A forum where employees bring their own lunch. Time frame could be extended by half an hour to cover a specific training topic. It is possible to break down a complete training course into manageable chunks to cover off during lunch periods. Organisations must be careful though... as that break is necessary and so this should not be daily. This must be communicated as a voluntary training opportunity and evaluated to determine impact both on the organisation and its employees.
Jo Verde, senior director with Jemm Consultants, Canada [Images] feels that "Organisations should at all times be looking at their training strategy and plan but perhaps redesign appropriate training into self-paced modules with online testing for knowledge and performance change. Another thought is perhaps organisations might choose to use attendance at a desired external training course as recognition for top performers in an organisation. This person could then come back into the organisation and share the knowledge with others.
I have for a long time been a believer that an excellent test of training effectiveness from a knowledge standpoint may be measured by an individual's ability to train others. Organisations may be missing out on a tremendous opportunity here which hits, reduced cost, motivation, recognition, commitment, skills development and so on."
Using Web 2.0 & electronic learning
One way many companies have realised significant training cost savings is through online learning. Electronic learning accounts for a smaller part of training today, but that is changing. Many experts size the online learning market growth from $2.2 billion to be well over $15 billion. Whether you are talking synchronous or asynchronous online training, the challenge is to engage the learner in a style that fits his/her learning preference.
Leveraging the collaborative power of technology, the need is to leapfrog from 'classroom' to 'web-room', from training to 'mentoring' and 'peer learning' and from 'trainer' to 'facilitator'. This can be a win-win as not only it enables organisations to accomplish 'more' by committing less resources, it also keeps employees involved. There are several ways: webinar, podcast, videoconferencing, learning blogs, or even conventional phone or mobile systems. Learning through digital connections and peer collaboration can be significantly enhanced by web technologies where users/learners are empowered to search, create, and collaborate in order to learn new information.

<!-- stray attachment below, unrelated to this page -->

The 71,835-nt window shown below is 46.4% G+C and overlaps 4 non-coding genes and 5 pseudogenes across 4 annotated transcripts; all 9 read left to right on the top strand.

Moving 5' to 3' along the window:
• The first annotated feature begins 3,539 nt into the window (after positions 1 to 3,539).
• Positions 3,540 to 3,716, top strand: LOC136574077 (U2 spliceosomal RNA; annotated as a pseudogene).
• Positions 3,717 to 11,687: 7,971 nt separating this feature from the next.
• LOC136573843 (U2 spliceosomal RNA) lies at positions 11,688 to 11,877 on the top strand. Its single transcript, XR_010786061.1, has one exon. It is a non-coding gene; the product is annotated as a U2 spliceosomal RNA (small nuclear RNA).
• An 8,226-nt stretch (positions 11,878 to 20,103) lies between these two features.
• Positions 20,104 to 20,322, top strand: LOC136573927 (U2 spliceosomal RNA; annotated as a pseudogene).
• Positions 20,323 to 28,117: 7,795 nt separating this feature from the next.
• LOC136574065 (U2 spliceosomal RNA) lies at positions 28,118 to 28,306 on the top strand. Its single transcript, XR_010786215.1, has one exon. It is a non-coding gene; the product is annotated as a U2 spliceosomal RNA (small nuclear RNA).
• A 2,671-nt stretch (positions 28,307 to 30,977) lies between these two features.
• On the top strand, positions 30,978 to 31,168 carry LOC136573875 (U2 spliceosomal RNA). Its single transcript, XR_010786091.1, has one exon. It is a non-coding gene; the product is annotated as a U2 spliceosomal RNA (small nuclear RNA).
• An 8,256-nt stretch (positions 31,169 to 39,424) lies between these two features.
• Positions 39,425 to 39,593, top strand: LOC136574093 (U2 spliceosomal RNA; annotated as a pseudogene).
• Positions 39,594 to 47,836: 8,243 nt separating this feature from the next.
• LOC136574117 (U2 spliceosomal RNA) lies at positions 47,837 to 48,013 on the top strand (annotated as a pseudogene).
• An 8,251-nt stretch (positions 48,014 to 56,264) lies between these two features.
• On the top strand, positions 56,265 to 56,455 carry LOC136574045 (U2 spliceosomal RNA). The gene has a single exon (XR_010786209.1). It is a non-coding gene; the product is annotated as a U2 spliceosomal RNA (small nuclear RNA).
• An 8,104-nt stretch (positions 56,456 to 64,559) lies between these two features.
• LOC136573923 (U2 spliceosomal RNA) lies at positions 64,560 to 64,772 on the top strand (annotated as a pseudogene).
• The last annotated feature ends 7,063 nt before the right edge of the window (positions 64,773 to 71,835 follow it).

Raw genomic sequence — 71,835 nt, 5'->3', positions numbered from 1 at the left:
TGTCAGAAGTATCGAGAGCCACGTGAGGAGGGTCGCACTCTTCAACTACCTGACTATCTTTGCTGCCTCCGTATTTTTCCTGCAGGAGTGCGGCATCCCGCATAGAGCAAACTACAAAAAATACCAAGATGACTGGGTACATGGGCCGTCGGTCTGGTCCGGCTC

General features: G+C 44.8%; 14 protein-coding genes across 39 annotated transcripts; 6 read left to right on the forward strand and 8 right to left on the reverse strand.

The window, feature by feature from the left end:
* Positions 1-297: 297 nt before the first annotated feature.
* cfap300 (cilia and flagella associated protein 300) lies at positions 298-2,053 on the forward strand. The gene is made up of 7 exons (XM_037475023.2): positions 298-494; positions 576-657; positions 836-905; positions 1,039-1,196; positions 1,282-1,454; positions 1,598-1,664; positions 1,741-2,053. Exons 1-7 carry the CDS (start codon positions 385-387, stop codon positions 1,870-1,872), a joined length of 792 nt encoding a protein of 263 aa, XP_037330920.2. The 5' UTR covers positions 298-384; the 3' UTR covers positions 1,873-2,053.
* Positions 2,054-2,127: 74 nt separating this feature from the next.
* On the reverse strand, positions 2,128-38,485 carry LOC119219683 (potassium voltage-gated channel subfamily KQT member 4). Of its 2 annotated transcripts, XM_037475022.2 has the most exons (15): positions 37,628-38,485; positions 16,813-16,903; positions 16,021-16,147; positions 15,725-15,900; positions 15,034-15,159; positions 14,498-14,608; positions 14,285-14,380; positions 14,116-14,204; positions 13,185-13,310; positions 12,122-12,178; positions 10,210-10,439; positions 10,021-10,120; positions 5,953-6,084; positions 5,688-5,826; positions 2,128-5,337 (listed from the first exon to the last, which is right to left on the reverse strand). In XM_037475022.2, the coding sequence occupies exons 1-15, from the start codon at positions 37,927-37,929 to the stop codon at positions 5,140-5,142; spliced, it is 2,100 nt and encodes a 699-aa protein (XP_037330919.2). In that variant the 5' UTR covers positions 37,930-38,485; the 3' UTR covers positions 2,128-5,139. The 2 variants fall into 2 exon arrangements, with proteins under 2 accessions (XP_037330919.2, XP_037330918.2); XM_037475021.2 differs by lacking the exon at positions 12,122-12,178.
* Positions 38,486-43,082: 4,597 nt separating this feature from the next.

"In my experience, unfortunately what I see is the pendulum swinging one way or all the other. The best organisational training strategy and plan uses a variety of methodologies from online, to lead-led, to self-paced, to tutorials, to lectures, to study groups and so on. They measure ROI and learner feedback and are serious about adjusting their training continually, making sure that results fit the corporate strategy and goals and they manage training like every other area of the business" says Jo Verde of Jemm Consultants.
A successful general knows that only way to win a war is to keep 'morale of the soldiers high' by involving them, challenging them and developing them. The economic slowdown is triggering rightsizing in many organisations, however it will be in their best interest if they also look at right training as a survival strategy.
Sunder Ramachandran is a managing partner at WCH Training Solutions, a New Delhi [Images] based training & consulting firm. He can be reached at email@example.com